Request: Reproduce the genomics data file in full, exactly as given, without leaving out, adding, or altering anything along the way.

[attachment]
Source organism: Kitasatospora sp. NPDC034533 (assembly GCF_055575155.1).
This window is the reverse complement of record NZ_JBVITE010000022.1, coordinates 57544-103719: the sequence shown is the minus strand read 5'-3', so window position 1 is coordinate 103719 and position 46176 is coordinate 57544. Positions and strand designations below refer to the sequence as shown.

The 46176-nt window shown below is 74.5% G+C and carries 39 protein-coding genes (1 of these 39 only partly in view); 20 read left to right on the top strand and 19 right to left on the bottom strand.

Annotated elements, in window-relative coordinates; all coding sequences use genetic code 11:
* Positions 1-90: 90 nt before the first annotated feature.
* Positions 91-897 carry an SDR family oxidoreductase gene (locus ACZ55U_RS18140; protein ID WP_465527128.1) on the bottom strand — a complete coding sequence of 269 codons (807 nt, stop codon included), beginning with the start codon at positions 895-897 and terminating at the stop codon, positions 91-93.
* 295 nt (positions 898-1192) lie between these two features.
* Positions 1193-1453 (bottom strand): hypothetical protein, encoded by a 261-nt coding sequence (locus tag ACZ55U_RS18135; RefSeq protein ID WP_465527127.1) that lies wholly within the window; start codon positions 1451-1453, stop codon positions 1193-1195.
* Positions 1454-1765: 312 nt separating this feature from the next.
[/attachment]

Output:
Source organism: Kitasatospora sp. NPDC034533 (assembly GCF_055575155.1).
This window is the reverse complement of record NZ_JBVITE010000022.1, coordinates 57544-103719: the sequence shown is the minus strand read 5'-3', so window position 1 is coordinate 103719 and position 46176 is coordinate 57544. Positions and strand designations below refer to the sequence as shown.

The 46176-nt window shown below is 74.5% G+C and carries 39 protein-coding genes (1 of these 39 only partly in view); 20 read left to right on the top strand and 19 right to left on the bottom strand.

Annotated elements, in window-relative coordinates; all coding sequences use genetic code 11:
* Positions 1-90: 90 nt before the first annotated feature.
* Positions 91-897 carry an SDR family oxidoreductase gene (locus ACZ55U_RS18140; protein ID WP_465527128.1) on the bottom strand — a complete coding sequence of 269 codons (807 nt, stop codon included), beginning with the start codon at positions 895-897 and terminating at the stop codon, positions 91-93.
* 295 nt (positions 898-1192) lie between these two features.
* Positions 1193-1453 (bottom strand): hypothetical protein, encoded by a 261-nt coding sequence (locus tag ACZ55U_RS18135; RefSeq protein ID WP_465527127.1) that lies wholly within the window; start codon positions 1451-1453, stop codon positions 1193-1195.
* Positions 1454-1765: 312 nt separating this feature from the next.